Creating a Home Budget

Creating a home budget is essential for keeping your finances and sanity in check. In order to create a functional budget, you have to be honest with yourself about the amount of money coming in and out- keeping a log of money spent is a good way to see where your money is going.

The first step of creating your household budget is to list all of the household income. One can do this with a simple notebook and pen, a computer program such as Excel, or an online budgeting tool that can be found by a simple keyword search. Be sure to account for all sources of income including, job salary, an unemployment or government benefits, alimony, child support, etc. Once you have all of your income sources listed, add them up!

The second step of creating your budget is to add up all of your expenses. This is the area that tends to be a true realization to people- seeing all of your expenses written out in front of you can be a true eye opener. It is important to remember all of your expenses- mortgage/rent, car payments, all utility payments, food, entertainment, etc. In addition to these obvious expenses, it is ideal to also list your smaller purchases- spending $3 a day on that coffee you grab on the way to work? That’s $15 a week,  $60 a month, or $720 a year!  Being honest with yourself will help you to create a true picture of your financial situation. Once you have all of your expenses listed, find the sum of them. Take the sum of your expenses and subtract that from your monthly income. Hopefully, your income is a lot more than your expenses.

Another necessity for any home budget is an emergency fund. When you’re taking care of a home, things break, appliances age, roofs leak and the unexpected can occur, well- when you don’t expect it. It is important to keep an emergency fund for these occurrences. While there are several theories on the amount one’s emergency fund (ranging from a total of three months worth of expenses to a year’s worth), starting with a small, obtainable goal is a smart decision. Once you have your monthly expenses subtracted from your income, you will see how much money you have left over. One should take a percentage of this money and put it into an emergency account, which is kept separate from you’re spending money, but that will accessible when it is needed.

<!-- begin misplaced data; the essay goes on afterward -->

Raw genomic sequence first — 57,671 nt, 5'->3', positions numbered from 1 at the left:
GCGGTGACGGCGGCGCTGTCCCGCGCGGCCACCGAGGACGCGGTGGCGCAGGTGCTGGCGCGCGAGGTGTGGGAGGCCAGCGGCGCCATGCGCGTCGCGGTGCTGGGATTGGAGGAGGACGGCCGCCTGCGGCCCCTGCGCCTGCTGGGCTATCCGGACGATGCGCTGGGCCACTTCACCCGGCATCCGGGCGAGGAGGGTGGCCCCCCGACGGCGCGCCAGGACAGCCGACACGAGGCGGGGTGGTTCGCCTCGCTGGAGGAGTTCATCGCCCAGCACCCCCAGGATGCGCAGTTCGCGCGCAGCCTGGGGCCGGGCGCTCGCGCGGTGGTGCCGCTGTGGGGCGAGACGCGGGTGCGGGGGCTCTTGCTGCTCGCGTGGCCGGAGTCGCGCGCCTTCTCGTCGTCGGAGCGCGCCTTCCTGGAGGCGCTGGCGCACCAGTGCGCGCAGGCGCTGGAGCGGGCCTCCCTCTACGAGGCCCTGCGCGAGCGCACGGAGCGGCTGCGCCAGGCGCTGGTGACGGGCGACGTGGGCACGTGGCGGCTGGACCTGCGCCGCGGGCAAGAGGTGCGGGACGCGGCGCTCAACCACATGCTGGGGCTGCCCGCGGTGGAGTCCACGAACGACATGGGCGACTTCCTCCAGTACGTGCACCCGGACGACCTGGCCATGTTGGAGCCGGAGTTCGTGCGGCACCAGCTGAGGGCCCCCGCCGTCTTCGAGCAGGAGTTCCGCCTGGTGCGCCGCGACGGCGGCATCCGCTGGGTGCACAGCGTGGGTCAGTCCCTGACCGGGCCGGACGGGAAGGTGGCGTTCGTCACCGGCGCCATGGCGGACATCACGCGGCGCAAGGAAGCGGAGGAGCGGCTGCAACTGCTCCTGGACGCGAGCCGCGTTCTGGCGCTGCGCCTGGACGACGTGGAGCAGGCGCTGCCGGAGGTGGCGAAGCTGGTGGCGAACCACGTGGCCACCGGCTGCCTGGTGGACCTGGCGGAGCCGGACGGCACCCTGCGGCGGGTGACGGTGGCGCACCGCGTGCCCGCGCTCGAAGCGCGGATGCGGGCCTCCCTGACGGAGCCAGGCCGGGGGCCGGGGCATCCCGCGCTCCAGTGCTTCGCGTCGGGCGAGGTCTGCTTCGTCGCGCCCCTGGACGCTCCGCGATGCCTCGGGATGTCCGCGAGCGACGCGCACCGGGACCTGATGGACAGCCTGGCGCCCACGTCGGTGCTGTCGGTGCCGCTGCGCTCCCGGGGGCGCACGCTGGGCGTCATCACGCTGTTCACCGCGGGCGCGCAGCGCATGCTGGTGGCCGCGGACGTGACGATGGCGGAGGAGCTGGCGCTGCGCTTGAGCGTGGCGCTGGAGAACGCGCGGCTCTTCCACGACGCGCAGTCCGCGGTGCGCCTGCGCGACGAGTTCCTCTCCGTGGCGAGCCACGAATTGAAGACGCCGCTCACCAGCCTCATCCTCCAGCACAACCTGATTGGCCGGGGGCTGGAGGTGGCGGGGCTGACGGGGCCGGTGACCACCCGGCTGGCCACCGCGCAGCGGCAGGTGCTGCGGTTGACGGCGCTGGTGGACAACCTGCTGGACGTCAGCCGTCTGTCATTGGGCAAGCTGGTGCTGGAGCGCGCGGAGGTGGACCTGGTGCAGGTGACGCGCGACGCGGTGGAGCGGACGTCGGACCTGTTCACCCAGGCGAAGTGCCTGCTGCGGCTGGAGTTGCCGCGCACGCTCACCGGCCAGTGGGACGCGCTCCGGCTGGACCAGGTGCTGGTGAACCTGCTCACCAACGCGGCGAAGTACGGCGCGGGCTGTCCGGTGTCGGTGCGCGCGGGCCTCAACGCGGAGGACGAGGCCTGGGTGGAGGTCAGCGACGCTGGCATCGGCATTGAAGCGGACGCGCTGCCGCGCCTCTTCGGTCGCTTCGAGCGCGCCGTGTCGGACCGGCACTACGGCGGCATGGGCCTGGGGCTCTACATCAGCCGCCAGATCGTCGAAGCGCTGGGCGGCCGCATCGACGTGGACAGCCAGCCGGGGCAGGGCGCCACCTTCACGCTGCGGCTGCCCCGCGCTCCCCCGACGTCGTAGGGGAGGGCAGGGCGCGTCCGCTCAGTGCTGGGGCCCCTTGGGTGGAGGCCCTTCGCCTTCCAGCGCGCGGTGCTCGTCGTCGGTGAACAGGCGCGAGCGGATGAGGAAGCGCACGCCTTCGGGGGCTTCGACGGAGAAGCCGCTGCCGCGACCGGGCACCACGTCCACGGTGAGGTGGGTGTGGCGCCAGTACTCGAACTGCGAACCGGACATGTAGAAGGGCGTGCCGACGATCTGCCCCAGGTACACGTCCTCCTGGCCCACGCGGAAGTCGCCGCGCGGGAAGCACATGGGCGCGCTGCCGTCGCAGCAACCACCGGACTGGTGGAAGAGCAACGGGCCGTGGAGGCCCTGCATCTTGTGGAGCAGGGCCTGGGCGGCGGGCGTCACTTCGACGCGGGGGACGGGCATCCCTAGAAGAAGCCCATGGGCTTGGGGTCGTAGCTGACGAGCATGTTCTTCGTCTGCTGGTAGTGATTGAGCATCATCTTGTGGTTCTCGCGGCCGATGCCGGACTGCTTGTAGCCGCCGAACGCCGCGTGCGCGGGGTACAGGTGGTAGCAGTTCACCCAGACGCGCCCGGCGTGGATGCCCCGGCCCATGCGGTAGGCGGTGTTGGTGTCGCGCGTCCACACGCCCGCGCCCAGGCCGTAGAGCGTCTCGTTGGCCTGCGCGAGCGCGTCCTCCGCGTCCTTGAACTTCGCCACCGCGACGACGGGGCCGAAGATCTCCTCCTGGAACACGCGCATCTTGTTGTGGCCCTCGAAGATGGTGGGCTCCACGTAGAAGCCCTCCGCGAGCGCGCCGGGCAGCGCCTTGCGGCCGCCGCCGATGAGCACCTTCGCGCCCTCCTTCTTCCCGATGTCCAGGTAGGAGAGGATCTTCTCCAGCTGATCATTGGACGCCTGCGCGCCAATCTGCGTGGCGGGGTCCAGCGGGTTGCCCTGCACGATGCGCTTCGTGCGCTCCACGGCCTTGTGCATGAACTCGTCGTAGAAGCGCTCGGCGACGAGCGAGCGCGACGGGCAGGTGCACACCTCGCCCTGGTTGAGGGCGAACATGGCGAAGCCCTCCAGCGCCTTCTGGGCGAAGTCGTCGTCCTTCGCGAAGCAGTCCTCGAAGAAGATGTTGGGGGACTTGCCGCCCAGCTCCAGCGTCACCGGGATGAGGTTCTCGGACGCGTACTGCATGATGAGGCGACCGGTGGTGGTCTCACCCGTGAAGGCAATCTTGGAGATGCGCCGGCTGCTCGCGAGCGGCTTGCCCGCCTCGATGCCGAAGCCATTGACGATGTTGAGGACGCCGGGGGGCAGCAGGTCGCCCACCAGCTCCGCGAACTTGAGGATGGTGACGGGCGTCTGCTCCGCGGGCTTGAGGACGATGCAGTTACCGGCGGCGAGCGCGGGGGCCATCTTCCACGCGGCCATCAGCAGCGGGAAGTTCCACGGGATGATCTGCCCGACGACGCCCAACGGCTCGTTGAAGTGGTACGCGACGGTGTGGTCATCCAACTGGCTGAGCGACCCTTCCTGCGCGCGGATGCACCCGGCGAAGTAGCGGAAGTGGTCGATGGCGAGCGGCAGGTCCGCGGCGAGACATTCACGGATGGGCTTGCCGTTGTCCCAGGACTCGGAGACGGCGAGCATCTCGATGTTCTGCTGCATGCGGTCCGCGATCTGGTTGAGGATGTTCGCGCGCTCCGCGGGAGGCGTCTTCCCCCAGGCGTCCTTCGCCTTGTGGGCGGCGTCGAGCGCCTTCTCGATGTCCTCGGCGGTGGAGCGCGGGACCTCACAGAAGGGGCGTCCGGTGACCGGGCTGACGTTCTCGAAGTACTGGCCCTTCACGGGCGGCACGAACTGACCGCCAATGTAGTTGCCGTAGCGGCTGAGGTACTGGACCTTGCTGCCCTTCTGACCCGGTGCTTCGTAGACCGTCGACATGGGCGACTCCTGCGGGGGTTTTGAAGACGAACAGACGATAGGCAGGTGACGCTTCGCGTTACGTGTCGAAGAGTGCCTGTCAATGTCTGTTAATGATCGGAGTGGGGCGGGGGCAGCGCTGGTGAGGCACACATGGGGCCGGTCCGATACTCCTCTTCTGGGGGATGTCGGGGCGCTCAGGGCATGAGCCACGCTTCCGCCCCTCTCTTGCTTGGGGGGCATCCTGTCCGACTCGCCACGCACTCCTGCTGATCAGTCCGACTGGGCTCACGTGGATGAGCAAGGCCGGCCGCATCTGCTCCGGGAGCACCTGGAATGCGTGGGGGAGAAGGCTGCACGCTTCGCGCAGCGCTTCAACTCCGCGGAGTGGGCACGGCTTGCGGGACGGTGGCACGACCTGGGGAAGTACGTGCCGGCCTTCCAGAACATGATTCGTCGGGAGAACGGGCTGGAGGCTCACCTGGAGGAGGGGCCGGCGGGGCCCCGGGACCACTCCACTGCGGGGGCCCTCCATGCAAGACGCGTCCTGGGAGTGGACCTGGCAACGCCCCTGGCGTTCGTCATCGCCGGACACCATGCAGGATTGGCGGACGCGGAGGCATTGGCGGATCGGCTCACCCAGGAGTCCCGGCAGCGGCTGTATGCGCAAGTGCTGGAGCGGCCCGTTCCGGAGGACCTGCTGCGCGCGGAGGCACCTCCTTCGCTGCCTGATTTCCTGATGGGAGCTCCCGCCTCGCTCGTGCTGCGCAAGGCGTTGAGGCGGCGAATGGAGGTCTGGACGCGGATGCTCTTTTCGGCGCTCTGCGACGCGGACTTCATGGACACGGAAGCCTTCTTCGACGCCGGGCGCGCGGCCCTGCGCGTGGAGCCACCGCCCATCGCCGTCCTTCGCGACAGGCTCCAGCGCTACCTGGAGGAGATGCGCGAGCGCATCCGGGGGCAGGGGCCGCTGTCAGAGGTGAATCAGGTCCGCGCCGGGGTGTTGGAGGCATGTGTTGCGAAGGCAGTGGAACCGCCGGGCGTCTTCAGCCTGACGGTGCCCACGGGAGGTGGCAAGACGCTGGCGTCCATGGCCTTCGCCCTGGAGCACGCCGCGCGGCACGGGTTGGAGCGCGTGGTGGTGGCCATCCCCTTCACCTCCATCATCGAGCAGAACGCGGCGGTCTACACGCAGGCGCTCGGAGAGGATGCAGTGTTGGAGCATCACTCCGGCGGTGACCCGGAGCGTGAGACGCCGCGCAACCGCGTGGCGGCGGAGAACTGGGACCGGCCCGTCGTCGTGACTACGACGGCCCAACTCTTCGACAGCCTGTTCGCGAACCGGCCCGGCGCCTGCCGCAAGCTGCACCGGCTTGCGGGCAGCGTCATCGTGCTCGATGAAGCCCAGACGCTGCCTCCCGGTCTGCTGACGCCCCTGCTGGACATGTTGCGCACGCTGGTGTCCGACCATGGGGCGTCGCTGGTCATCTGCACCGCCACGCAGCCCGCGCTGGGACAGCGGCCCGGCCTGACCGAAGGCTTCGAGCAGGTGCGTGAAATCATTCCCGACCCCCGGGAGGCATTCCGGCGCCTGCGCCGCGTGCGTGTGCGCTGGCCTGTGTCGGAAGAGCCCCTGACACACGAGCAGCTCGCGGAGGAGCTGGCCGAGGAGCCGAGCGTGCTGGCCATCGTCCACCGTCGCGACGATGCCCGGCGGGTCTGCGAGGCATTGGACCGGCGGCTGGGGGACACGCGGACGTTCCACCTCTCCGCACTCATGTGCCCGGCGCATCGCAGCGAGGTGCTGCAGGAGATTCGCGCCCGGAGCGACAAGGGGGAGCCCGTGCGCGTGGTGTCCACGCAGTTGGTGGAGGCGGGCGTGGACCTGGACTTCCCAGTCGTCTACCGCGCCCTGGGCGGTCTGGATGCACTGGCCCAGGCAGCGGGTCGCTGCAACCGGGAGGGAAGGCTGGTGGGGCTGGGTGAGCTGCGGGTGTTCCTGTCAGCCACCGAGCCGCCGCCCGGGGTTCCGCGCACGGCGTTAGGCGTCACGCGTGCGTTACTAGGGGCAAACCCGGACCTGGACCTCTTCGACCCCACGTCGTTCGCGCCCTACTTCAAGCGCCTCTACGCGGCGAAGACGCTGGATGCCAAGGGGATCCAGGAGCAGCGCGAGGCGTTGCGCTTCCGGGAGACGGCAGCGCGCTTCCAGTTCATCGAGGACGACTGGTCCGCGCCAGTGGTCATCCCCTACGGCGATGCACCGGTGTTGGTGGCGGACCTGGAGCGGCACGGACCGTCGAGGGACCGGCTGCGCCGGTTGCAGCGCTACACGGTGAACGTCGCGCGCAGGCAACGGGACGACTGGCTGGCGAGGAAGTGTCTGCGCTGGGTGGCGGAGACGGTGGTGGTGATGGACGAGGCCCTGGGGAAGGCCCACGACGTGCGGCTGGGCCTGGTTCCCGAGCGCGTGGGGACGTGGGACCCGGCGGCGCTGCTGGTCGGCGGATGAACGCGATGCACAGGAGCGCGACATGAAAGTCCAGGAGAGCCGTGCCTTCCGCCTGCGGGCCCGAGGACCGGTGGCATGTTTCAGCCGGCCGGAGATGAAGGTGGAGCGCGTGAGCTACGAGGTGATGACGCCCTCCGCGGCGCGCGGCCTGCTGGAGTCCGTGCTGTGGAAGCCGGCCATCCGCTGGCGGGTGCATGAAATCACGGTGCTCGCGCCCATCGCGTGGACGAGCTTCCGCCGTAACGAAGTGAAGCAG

While earning more than you spend is usually the goal, many people realize that their earnings do not always support their spending habits, but by seeing your spending tendencies on paper, it will help you figure out where to save money. Many utilities (cell phone, cable, internet), along with insurance (both home and auto) are competitively priced and by simply making phone calls to these companies to compare prices, one can save several hundred dollars per year. Lastly, another budgeting tip that works well for a lot of people is to use cash and avoid debit and credit cards. Using cash tends to make you more aware of what you’re spending, instead of mindlessly swiping a card for daily incidentals.

While creating an honest and true household budget can be a scary task, tackling it will help you realize your financial state and hopefully change it for the better.

Kent Smetters

Kent Smetters is the Boettner Chair Professor at The Wharton School of the University of Pennsylvania, the Interim Faculty Director of the Penn Wharton Public Policy Initiative, and a Faculty Research Fellow at the NBER. He was the former Deputy Assistant Secretary of the U.S. Department of the Treasury, and he subsequently served as a member of the U.S. Congress’ bipartisan Blue Ribbon Advisory Panel on Dynamic Scoring. Kent holds bachelor degrees in Economics and Computer Science from The Ohio State University as well as an MA and PhD in Economics from Harvard University. He previously cofounded a national registered investment advisory firm that built a new technology platform, grew the firm to over 50 advisors and then sold the firm to a large, publicly-traded company. Growing up in a financially poor family, Kent donates his time to “Your Money” to help families work, save and set goals in order to achieve the most in life. Kent is often cited in major news outlets.